Different people would have different things to say about December 17, 2018. What’s so special about that date, one might ask. Well, plenty. Let’s call it a day of ironies, or of juxtaposition. It was the day when Congress had its selected members swearing in as Chief Ministers of three key states- Rajasthan, Chhattisgarh, and Madhya Pradesh.
It was also the day when a historic judgment came from the benches of the Delhi high court. Sajjan Kumar, a prominent Congress leader was sentenced to life imprisonment after being found guilty in a case filed against him for the 1984 mass murders, or anti-Sikh “riots”.
How is that a juxtaposition? Well, in Madhya Pradesh, another veteran Congress leader Kamal Nath was appointed as the new Chief Minister. Nath was among the main accused people for instigating the 1984 violence, for even leading them in instances. While Kumar is now to be imprisoned “for the remainder of his life”, Kamal Nath will be the CM of Madhya Pradesh.
So, what does the arrest signify, what lies ahead? What of those who still seek justice for 1984?
The 1984 riots and Congress
“Truth will prevail and justice will be done”, the Delhi high court said while reaching a verdict on the Sajjan Kumar case. The judgment is historical, because not only did it reverse the 2013 acquittals, but it will also mark the first time a major Congress leader has been punished for the attacks of 1984. Sajjan Kumar has to surrender by December 31st, after which he will remain confined in life imprisonment.
While official data put the death toll at about 3000 people, there is a good reason to believe that the actual numbers were much higher. The attacks began shortly after the assassination of Indira Gandhi, by her two security guards – Beant Singh and Satwant Singh. In the ‘aftermath’, for lack of a better word, thousands of people from the Sikh community were brutally attacked, thrown acid at, murdered, women were reportedly raped. Not even children were spared. Even today, many families continue to live with the horrors of 1984, having lost their loved ones.
What was the role of Congress? Several witnesses have till date placed Congress leaders like Sajjan Kumar, Kamal Nath, Jagdish Tyler etc at the scenes of crime. They were not only present but were seen mobilising the crowd, launching hate speeches, being a participant. According to witnesses, Kamal Nath was seen at the site of Rakab Ganj Sahib, where two Sikh men were burnt alive by the mob, and the Gurudwara was attacked. The attackers were seen carrying voters’ list around, locating down Sikh households, something that would not have been possible without official aid, if not without directives.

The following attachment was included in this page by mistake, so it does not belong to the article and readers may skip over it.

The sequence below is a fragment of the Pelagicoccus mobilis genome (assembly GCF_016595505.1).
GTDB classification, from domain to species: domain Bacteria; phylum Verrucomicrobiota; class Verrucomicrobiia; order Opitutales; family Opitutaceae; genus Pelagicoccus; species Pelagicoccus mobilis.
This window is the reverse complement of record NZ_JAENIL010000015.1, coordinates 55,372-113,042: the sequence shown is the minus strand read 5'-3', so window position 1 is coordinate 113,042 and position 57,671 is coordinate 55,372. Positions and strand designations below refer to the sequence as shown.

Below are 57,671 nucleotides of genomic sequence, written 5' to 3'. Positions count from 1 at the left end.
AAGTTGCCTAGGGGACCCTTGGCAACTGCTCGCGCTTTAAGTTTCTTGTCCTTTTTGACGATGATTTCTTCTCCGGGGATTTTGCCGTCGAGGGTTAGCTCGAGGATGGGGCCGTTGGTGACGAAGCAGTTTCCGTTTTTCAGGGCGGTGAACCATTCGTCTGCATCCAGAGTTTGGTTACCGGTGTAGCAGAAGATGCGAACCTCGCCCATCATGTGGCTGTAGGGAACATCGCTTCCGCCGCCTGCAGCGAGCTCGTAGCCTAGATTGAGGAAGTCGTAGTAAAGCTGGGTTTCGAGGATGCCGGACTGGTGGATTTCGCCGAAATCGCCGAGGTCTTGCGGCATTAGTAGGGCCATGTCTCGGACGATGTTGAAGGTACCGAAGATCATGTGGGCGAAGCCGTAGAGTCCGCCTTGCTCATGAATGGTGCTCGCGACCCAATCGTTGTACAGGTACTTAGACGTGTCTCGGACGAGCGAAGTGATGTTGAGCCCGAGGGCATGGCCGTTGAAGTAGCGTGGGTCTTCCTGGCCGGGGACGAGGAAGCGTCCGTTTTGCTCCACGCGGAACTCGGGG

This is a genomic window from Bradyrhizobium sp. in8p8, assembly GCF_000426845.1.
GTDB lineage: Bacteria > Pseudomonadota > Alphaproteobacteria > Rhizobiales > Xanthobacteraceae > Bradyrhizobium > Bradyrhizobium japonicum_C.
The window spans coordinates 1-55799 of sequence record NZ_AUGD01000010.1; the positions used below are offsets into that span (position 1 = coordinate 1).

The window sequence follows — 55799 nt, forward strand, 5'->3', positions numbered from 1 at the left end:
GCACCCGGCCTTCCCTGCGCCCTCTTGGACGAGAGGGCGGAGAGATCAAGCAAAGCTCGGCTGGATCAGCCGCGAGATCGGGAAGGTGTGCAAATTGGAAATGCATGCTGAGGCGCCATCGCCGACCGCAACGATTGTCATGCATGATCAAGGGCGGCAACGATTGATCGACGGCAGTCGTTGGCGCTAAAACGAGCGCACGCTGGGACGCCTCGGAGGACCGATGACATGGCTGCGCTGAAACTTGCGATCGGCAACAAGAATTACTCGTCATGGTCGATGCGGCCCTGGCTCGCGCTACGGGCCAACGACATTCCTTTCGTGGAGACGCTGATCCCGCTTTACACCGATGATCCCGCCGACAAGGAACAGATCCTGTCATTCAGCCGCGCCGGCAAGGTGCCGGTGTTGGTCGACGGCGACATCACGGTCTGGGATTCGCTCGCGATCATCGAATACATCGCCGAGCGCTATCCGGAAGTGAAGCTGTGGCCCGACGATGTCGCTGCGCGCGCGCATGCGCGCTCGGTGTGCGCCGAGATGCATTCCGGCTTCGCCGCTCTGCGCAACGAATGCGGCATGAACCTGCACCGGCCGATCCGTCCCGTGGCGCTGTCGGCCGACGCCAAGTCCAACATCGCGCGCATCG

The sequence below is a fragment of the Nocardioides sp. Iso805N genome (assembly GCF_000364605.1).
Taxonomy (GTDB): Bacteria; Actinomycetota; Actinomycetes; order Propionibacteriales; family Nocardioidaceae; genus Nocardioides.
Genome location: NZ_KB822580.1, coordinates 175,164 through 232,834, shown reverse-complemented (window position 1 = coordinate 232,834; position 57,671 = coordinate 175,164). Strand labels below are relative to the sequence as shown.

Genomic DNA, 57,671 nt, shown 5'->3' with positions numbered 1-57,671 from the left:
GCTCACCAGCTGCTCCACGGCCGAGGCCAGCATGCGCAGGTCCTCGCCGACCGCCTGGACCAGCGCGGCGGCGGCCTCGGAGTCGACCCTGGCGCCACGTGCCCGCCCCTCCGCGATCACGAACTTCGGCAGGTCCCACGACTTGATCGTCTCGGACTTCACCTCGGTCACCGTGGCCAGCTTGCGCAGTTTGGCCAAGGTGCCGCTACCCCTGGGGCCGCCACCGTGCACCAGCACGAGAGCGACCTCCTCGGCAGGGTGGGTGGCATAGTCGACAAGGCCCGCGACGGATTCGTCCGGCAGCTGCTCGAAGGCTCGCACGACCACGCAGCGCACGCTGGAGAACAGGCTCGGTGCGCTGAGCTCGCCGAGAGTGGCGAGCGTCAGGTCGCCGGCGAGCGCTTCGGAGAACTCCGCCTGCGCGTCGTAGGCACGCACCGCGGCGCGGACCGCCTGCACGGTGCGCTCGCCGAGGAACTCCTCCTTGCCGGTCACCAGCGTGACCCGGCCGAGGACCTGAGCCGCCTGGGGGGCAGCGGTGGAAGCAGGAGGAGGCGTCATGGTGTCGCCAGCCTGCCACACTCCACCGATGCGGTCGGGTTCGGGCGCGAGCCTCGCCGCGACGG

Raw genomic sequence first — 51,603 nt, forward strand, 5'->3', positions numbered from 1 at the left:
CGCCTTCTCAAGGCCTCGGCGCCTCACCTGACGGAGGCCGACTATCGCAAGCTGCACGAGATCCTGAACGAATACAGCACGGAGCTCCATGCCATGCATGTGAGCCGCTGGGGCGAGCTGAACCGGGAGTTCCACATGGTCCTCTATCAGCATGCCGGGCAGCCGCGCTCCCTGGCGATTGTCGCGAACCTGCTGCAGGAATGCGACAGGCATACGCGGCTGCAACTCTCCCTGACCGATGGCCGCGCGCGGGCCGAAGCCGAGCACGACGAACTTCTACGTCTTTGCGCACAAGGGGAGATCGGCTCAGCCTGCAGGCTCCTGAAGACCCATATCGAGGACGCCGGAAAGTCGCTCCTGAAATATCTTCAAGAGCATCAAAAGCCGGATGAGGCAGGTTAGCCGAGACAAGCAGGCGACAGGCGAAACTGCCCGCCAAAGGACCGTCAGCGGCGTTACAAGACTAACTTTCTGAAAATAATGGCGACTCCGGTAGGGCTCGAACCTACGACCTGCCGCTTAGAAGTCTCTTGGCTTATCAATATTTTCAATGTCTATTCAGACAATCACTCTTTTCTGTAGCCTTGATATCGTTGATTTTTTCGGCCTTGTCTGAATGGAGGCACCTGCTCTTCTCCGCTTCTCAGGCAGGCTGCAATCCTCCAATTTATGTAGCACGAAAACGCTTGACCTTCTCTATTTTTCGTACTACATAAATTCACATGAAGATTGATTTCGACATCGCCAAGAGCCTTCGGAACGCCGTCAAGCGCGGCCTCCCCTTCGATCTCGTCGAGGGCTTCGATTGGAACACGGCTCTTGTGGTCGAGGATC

The present scenario
When the talks about Kamal Nath being the next Madhya Pradesh CM first started, many naturally pointed back at his reported involvement in the mass murders of 1984. While he was acquitted due to lack of evidence, multiple witness accounts, including that of a senior journalist, have urged that he was on the scene of the crime. Also, his defense for being a Rakab Ganj has often been declared “vague” and “not clear”.
To give Kamal Nath the chief ministerial post certainly sends out a message, and not a good one. Ever since the announcement, many from the public have come up and accused Rahul Gandhi of rubbing salt on old wounds. It’s not just Kamal Nath’s appointment that is problematic, but rather the reactions on Sajjan Kumar’s verdict as well.
When Rahul Gandhi was asked about the riots a day after Sajjan Kumar was convicted, the former refused to address the questions. “I have made my position on the riots very clear, and I have said this before. This press conference is about the farmers of the country…”, he was quoted as saying in the press conference.
A grave mistake, one might say. Kumar’s arrest has come as a matter of celebration for several people, many of who had been waiting decades for justice. It was the first time in more than three decades that a big name was brought to justice. For Rahul Gandhi, who hopes to become Prime Minister in 2019, to treat the matter with such an utter disregard is discouraging, to say the least. Not even his best political decision by a long margin.
1984 is perhaps the biggest red blotch on the track record of Indian National Congress, and therefore, should be treated with the same level of sensitivity. In 2005, the then Prime Minister and Congress leader, Manmohan Singh had apologised for the genocide on behalf of his party. Was that compensating enough? Of course, not. However, it was a necessary (albeit small) step, establishing that the party was sorry about its past.
Now, with Kamal Nath given a key post, the party has essentially gone back to square one again. Should he have been appointed as the Chief Minister? Certainly not. While 2002 continues to haunt the Bharatiya Janata Party, Congress has invited the ghost of 1984 back from the past on its own.